Earlier this week, President Vladimir Putin made an appearance in Sochi. The Black Sea resort, known as the Russian Riviera for its palm trees and balmy weather, will host the most expensive Winter Olympics on record in a year’s time.
The gathering of global correspondents convened hoping, no doubt, that the sportive-prone premier might wrestle a bear, ride bareback or casually demonstrate the art of head-first skeleton racing. No such luck; Putin simply reassured the waiting hackery that plans for the sporting jamboree here, and in the nearby Caucasus mountains, were bang on schedule.
Whether the vast complex, with its Ice Cube arena, 40,000-capacity stadium and impressive skating rinks will be finished is certainly under question. And so are the ethics of the Sochi project. On Wednesday, Human Rights Watch launched a report that criticised the Sochi Olympics building spree; it raised concerns of abuses of migrant workers on site. An estimated 16,000 migrant workers from Armenia, Kyrgyzstan, Serbia and Ukraine said they had their passports confiscated and been forced to work 12-hour shifts with very few breaks.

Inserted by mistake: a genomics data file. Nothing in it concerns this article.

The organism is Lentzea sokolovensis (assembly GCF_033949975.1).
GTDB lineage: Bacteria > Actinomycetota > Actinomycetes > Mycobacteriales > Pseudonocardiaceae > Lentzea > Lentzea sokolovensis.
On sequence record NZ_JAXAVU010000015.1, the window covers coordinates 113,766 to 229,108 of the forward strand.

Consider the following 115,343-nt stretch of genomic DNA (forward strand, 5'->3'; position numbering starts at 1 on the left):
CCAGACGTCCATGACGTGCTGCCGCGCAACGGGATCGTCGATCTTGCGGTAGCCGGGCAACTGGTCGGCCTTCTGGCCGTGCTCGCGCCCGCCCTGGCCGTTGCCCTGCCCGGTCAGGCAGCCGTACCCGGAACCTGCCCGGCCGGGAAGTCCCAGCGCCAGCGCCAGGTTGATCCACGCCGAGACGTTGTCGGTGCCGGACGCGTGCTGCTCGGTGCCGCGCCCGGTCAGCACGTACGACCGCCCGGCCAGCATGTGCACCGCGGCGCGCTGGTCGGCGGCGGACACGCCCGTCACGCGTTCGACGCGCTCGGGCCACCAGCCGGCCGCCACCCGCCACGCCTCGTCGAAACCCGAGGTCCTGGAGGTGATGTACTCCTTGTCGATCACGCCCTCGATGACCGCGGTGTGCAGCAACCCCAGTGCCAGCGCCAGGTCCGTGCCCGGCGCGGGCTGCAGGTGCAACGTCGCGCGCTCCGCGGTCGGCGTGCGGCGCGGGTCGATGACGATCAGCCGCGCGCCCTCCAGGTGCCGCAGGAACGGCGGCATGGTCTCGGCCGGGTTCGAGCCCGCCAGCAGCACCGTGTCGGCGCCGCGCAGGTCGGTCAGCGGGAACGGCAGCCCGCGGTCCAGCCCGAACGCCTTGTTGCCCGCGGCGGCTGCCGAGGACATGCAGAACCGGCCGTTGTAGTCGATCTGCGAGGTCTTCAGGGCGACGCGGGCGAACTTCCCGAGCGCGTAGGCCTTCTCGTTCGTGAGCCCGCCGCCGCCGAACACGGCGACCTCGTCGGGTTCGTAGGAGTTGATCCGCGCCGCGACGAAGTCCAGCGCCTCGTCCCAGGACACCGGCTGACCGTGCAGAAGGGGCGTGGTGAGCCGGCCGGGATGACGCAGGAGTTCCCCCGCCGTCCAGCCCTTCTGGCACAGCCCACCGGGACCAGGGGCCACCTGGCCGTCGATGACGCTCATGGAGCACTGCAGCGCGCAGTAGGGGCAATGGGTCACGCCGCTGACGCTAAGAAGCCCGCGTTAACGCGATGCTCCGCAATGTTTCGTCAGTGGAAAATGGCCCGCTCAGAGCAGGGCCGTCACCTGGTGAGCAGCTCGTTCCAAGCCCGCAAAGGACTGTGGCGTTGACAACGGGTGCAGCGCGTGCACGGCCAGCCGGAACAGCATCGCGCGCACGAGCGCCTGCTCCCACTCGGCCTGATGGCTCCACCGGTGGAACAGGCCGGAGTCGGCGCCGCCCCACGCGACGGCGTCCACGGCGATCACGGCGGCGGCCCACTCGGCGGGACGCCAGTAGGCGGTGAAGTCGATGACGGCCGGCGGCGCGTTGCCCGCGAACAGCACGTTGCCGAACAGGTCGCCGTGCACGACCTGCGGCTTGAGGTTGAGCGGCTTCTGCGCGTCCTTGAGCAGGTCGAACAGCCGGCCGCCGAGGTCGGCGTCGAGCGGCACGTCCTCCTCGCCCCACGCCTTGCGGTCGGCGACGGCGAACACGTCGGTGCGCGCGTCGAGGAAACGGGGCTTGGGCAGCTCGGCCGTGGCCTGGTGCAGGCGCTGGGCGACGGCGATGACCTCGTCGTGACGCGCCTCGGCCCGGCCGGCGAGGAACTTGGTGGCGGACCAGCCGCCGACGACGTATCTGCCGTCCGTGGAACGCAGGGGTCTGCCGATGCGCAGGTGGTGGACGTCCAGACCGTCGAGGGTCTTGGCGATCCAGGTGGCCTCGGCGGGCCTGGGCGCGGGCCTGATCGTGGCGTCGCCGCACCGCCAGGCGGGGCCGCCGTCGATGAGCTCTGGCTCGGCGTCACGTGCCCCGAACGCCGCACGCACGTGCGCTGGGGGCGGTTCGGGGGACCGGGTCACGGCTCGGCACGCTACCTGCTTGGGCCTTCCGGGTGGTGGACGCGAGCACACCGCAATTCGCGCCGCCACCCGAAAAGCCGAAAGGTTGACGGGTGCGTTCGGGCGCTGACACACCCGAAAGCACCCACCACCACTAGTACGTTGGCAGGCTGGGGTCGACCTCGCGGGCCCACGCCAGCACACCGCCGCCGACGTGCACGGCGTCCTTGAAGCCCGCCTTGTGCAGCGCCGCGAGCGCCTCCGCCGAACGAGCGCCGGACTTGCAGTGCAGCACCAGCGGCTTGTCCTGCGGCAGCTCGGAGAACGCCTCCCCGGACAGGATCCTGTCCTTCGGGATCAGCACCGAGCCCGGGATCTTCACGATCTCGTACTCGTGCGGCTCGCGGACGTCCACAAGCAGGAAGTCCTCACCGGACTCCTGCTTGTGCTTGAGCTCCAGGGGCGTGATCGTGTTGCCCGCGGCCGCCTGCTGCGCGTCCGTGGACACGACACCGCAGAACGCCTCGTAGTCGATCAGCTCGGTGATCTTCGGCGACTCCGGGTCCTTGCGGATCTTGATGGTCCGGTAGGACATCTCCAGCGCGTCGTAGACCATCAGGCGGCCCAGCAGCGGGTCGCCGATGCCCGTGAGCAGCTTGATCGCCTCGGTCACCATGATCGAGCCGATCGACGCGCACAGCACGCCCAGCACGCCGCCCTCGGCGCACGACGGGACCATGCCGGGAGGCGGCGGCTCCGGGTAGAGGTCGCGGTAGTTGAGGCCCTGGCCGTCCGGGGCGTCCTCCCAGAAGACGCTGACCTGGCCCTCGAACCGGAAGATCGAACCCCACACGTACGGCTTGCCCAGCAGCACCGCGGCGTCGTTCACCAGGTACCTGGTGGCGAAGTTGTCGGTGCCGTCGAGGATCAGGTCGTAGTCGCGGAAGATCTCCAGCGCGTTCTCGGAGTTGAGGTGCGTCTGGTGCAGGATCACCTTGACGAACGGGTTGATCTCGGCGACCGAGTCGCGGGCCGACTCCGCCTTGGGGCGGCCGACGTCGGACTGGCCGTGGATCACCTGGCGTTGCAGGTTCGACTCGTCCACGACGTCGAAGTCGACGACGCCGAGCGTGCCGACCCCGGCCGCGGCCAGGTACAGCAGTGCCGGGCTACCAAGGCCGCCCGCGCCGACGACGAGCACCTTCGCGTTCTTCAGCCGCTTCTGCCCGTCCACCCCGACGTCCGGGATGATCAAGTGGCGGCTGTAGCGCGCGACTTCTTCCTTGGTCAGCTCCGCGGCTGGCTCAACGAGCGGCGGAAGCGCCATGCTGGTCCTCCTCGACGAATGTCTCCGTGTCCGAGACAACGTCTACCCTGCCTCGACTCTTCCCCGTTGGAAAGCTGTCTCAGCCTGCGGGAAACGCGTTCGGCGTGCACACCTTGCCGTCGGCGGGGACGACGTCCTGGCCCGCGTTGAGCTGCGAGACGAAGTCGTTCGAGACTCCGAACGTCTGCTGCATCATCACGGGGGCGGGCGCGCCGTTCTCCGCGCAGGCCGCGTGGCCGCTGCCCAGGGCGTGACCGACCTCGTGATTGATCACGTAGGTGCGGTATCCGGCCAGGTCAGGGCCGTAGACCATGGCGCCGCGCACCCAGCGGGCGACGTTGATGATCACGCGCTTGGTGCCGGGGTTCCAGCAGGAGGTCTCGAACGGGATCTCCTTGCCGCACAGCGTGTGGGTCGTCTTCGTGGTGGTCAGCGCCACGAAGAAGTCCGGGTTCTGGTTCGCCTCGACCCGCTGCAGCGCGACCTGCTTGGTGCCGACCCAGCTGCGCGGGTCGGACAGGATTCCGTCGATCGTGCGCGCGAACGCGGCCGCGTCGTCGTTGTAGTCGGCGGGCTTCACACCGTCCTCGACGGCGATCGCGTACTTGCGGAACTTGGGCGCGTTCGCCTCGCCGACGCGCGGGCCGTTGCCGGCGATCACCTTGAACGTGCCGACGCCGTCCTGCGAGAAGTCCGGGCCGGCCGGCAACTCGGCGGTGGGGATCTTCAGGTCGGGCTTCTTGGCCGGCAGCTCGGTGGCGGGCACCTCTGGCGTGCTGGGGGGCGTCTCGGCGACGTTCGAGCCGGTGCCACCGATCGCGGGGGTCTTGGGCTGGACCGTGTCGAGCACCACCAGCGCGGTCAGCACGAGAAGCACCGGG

Meanwhile, journalists have said that they have been barred from conducting interviews and intimidated. Many of Sochi’s residents also said they had been forcibly displaced from their homes.
This bleak picture is another blight upon the moral credibility of the Olympic movement; its charter states that it should hold up ethics in sports to promote the so-called "Olympic spirit". The IOC must address more than sporting rules. It needs to engage with the process of building infrastructure that has ethical integrity.
Local residents should be made a priority, whether they are from the Caucasus mountains, historic central Beijing or East London’s industrial hinterlands. In its quest for sporting greatness and urban transformation the Olympics should not forget the people around its epic projects.
On a recent trip to East London’s Hackney Wick I met a business owner who had fought a compulsory purchase order to have his factory moved from what is now the running track of the London Olympic Games. He spoke to me on the production floor of one of London’s oldest fish smokeries about the onerous process of having to up sticks. Even he spoke of intimidation in hushed tones.
Eventually he moved and began repositioning his business plans towards the London games. But when the Olympics were in full flight, despite having created a palm-tree festooned party area in his new premises (just yards from the main stadium), he told me his venue was nearly empty. The Olympics was the undoing of his robust business plan.
The IOC – and indeed anyone planning to watch the events in Sochi or Rio – needs to address this malaise. Feats of sporting prowess should not come at the sacrifice of local society.
Sophie Grove is Monocle’s senior editor.